Do i need a valve job?

Ok... So I posted a thread earlier asking about the best headers to buy for a 96 z28 camaro because my mechanic said I need a valve job... everyone that responded to my post seems to think that I might not need
a valve job... so let me post this question to everyone. Here is what I already know:
The car has been misfiring terribly on the #3 cylinder. This misfire occurs throught the driving range and is causing my SES light to blink. The fuel lines have been checked and I know I have good fuel pressure. The spark has been checked and I know each cylinder is getting good spark, and there doesn't appear to be a vacuum leak anywhere.
The mechanic who worked on the vehicle told me I needed a valve job. When I asked him how he knew I needed a valve job, he informed me that he had checked cylinder compress on #3 (the misfiring cylinder) and that the cylinders were getting good compression, but that my vacuume was going up and down speradically. He insisted that it meant I needed a valve job. He said that he had not had an opportunity to take off the valve covers but that he was sure that the valves were my problem.
Now, i'm no rocket scientist, but as I understand it, if I needed a valve job, I would not be getting good compression correct? The car is a high milage beast (160,000 miles), but if I have good compression, how could I need a valve job? Today I took off the valve covers and there doesnt appear to be ANY caronization around the rocker arms or valve springs... in fact, I was surprised at how clean things looked. A little bit of dark colored oil was present, but nothing worse than what you would find in your oil pan before an oil change. Shouldn't there be carbonization everywhere if the valves are screwy?
I've listed everything I currently know about the vehicle. There may be some important information I am leaving out, so please feel free to ask questions. Any help I can get would be greatly appreciated. Thanks.
oh.. PS... does anyone know where I can buy one of these exhaust things? I dont know what they are called but here is the url for a pic of it:
www.nathanielmills.com/thing.jpg
any idea what its called and where I would order one?
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I think you are way over-worried about valves. Replace the broken spring, or have a shop do it. It shouldn't be too expensive. Then see how your car runs and have some fun.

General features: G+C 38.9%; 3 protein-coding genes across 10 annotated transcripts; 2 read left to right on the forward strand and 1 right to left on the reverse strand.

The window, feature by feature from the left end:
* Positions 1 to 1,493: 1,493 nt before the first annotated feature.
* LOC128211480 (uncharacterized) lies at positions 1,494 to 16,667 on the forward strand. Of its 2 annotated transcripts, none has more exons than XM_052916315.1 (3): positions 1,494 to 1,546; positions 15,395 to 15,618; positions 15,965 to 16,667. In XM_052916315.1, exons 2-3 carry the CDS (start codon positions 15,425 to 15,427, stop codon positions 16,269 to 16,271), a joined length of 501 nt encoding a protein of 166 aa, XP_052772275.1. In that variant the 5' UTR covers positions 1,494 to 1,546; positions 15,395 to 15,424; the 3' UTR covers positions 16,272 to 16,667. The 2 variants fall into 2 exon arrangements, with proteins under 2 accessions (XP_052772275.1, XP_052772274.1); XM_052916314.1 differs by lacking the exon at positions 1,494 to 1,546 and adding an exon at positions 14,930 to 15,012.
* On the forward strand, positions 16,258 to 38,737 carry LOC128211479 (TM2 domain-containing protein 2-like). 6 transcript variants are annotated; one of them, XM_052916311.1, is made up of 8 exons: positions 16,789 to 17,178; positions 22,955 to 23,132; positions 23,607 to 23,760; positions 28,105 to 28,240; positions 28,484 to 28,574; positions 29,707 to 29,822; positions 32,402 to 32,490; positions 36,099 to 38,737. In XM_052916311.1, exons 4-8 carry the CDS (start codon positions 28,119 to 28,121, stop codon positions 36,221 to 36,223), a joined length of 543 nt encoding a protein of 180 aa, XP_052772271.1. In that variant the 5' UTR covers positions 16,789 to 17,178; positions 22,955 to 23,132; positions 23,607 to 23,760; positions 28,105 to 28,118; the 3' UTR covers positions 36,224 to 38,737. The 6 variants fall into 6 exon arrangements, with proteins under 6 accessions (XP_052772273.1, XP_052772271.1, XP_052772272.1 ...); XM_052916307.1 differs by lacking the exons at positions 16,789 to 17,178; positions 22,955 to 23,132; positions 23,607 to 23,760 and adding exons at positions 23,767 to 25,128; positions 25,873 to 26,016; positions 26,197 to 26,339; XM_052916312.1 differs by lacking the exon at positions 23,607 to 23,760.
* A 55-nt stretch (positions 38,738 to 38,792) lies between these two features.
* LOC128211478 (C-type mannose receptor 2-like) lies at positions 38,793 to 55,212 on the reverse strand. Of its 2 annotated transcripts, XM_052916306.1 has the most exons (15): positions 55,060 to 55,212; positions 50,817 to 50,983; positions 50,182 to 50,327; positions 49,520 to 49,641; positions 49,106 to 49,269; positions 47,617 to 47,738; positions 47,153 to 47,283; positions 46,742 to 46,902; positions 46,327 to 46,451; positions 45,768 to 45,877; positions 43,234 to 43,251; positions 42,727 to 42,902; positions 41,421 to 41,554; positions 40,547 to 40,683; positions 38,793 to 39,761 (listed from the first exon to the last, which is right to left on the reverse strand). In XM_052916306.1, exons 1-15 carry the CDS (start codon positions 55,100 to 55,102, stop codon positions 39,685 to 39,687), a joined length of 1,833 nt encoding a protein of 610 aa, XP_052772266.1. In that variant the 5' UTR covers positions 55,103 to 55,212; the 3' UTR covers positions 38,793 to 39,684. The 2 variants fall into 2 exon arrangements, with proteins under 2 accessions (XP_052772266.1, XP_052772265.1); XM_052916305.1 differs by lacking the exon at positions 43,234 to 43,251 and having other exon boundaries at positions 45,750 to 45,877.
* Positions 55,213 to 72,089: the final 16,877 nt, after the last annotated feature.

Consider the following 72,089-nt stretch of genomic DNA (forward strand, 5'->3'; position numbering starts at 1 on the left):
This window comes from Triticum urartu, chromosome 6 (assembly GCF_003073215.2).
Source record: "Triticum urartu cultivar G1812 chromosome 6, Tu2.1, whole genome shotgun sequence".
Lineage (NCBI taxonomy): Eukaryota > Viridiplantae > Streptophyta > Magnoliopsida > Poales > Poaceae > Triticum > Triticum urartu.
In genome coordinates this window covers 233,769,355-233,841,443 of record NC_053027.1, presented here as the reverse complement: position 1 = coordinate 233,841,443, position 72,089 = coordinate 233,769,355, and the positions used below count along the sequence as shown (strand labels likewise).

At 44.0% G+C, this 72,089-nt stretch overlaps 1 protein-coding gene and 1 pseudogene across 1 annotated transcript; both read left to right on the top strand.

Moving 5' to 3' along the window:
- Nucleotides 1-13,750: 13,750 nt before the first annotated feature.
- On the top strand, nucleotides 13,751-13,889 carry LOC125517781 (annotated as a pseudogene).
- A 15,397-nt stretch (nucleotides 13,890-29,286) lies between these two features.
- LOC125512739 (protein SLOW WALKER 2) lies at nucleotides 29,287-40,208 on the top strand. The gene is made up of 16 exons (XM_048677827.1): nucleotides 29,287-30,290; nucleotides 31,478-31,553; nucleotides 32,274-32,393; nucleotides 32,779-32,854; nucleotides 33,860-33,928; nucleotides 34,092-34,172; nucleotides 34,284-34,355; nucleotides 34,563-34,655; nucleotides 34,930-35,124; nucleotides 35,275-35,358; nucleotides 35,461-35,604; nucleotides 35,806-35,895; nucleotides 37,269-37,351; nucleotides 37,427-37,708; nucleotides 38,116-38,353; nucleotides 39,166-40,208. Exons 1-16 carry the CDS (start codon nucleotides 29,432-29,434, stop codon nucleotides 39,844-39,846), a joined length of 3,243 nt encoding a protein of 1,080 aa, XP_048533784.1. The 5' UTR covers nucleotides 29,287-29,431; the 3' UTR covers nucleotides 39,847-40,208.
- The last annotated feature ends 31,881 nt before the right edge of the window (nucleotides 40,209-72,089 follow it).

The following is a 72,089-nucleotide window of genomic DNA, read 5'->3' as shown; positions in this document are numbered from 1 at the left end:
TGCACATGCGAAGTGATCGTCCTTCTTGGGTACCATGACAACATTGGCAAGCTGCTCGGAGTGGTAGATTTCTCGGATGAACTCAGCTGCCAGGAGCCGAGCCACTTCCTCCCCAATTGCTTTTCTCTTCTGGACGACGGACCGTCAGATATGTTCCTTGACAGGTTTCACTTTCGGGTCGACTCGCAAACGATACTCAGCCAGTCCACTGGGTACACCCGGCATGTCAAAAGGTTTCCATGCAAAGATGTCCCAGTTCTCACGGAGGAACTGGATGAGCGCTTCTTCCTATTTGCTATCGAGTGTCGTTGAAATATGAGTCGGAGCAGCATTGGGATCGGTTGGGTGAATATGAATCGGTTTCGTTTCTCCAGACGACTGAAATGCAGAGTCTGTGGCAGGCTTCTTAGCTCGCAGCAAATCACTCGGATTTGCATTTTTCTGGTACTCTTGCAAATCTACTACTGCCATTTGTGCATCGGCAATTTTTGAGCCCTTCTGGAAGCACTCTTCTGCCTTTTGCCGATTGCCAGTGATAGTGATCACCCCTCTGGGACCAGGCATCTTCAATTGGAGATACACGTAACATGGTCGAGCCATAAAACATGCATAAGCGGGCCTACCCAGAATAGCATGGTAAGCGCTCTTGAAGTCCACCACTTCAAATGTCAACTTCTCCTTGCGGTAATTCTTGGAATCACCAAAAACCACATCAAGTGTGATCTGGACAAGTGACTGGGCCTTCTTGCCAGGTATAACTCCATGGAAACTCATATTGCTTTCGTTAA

Oil carbonization is not related to valve performance, per se. It is related to overheating and failure to change oil regularly. If you see no evidence of carbonization, consider yourself luck that the previous owner(s) changed oil regularly and didn't overheat the engine.
Your "exhaust thingy" looks like an A.I.R. pump check valve. Get one at your Chevrolet dealer's parts counter. What makes you think you need a new one?
wrote:

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Replace what spring? I did not read anything about a broken spring in the OP.
I might suspect a bad fuel injecter, try some FI cleaner first, or switch #3 inj with another one and see if your miss follows the injector to the new cylinder.
Correct on the check valve.
On Thu, 14 Sep 2006 01:13:57 -0600, John Ireland

Randy
Remove 333 from email address to reply.
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In an earlier post he stated he took off the valve cover and found a broken valve spring. See "officespace 2 9/12/06.
Sorry about the slow reply. Been away.
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On Thu, 14 Sep 2006 01:13:57 -0600, John Ireland

I think he wants new heads and is looking for an excuse to get them. Dude, if you have the money, GO FOR IT!

-- lab~rat >:-) Do you want polite or do you want sincere?
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